A Notary journal is also required by law, which keeps record of your notarizations performed. When purchasing a journal, there are a few important features to which you must pay close attention. A journal with numbered pages and tamper-proof sewn construction allows Notaries to identify missing pages in their journals, which becomes extremely helpful if you’re ever named in a lawsuit. Simple notebooks or glue-bound journals simply do not offer the same level of security.

Unless you are a government Notary, you will also need to display a “NOTARY PUBLIC” sign, which must be no smaller than three inches by five inches.

Supplies are sold by most vendors in packages, which can sometimes provide savings. However, not all vendor packages are created equal — they can vary greatly in terms of quality and content. If you are a new Notary or renewing your commission, the types and quantity of notarizations can require different tools of the trade. For example, if you are a mobile or retail Notary, an ID checking guide is recommended because you are constantly dealing with different people, as opposed to someone who notarizes in the same setting for the same group of people day after day.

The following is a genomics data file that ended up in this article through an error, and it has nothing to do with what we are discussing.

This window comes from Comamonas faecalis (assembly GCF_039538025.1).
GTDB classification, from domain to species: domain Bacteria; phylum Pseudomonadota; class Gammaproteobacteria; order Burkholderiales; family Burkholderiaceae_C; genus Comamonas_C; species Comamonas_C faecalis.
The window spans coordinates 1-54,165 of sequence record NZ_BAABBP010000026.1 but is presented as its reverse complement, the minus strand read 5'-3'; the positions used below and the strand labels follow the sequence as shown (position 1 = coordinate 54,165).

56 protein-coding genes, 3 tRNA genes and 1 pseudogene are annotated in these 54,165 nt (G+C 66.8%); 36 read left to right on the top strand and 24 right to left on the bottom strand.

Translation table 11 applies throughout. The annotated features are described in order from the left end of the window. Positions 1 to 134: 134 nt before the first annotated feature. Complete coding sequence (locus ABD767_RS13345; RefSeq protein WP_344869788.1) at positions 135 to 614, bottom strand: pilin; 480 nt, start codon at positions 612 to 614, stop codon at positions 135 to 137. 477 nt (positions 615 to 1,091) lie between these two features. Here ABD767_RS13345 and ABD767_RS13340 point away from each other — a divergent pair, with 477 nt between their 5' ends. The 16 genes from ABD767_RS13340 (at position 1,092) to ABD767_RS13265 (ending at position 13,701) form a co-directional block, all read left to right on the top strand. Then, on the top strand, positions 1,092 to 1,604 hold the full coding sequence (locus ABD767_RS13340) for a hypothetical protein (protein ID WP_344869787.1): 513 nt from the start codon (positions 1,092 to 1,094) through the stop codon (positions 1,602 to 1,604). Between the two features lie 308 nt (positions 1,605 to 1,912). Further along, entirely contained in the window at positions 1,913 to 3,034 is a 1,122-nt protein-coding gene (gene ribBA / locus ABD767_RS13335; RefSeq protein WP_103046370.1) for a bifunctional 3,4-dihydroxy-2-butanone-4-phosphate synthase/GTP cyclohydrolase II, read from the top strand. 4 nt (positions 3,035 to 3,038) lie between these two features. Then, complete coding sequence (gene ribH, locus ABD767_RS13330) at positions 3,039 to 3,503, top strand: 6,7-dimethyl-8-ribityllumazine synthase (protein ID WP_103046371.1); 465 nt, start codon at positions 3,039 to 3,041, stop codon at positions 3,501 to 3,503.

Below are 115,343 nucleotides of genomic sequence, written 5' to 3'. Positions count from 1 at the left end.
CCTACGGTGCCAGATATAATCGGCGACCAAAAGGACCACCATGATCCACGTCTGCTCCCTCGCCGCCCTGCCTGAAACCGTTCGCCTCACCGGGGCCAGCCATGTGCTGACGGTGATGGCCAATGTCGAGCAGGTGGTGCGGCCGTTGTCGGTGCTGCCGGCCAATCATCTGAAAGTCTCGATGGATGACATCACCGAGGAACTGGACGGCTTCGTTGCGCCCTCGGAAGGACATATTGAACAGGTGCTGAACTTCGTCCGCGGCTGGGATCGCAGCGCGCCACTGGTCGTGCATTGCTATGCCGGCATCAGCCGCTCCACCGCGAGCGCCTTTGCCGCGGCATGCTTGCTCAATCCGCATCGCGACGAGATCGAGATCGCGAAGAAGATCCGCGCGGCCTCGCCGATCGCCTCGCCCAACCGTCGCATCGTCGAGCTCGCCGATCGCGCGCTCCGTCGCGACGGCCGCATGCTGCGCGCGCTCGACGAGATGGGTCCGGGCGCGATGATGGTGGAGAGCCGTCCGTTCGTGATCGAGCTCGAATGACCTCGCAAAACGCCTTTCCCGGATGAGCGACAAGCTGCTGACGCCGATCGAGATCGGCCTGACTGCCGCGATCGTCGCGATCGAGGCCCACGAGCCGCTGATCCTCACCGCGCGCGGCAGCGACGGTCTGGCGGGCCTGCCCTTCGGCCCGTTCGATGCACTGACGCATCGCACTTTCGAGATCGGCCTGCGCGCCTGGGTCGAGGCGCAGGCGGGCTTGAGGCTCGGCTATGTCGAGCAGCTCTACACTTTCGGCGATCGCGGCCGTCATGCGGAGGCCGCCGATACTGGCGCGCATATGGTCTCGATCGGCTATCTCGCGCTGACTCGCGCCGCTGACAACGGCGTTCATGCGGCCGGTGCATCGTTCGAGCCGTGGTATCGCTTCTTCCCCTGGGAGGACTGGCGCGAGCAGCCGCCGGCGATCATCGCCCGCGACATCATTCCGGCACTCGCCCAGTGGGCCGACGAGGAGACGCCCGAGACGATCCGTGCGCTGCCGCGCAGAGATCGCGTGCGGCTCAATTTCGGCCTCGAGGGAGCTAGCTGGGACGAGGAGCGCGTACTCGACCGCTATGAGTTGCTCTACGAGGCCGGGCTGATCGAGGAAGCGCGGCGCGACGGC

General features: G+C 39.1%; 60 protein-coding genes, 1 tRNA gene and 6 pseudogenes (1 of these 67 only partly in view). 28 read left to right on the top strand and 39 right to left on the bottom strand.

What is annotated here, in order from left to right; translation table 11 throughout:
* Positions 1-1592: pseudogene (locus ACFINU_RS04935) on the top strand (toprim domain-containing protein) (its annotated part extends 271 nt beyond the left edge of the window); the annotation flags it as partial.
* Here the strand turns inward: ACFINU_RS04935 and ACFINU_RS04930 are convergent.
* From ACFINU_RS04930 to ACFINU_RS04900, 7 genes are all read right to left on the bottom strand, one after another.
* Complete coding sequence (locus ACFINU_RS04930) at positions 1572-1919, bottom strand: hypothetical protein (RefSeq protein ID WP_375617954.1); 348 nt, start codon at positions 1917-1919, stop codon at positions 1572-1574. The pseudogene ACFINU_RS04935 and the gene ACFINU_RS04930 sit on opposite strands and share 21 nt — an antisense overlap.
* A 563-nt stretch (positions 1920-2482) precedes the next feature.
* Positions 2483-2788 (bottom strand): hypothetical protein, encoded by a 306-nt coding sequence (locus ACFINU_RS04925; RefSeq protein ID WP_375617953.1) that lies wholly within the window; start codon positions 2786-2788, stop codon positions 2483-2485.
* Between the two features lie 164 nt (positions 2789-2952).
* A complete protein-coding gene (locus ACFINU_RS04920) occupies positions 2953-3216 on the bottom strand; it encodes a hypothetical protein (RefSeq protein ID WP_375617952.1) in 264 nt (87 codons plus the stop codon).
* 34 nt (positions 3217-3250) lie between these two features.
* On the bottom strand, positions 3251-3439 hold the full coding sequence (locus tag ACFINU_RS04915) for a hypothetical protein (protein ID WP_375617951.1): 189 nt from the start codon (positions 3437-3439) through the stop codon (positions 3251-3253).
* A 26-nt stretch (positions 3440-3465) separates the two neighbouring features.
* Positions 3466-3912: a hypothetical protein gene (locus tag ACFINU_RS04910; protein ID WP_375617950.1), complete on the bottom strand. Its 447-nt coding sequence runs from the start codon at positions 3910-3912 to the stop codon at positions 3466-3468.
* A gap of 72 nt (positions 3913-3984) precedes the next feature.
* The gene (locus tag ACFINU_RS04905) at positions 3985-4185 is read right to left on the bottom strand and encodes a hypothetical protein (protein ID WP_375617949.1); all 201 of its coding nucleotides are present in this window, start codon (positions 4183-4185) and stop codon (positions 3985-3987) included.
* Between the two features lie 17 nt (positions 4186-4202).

Do I need a bond or insurance?

Yes. A $1,000/four-year bond is required for Hawaii Notaries. Additionally, many also choose to purchase optional errors and omissions (E&O) insurance policies to protect themselves from legal expenses. E&O insurance is not a requirement in Hawaii.

How long does it take?

The state will inform you if you have passed or failed the Notary exam within 30 days.

Back to Top

Requirements to be a Notary in Hawaii 

Who can become a Notary?

There are basic qualifications for a person to become a Notary in Hawaii. All applicants must be 18 years of age. You must reside in Hawaii, and be a U.S. citizen, U.S. national or permanent resident alien authorized to work in the U.S. You must be able to read, write, and understand English. Applicants must also not be addicted to, dependent on, or a habitual user of narcotics, barbiturates, amphetamines, hallucinogens, opium, cocaine, or other drugs or derivatives of similar nature.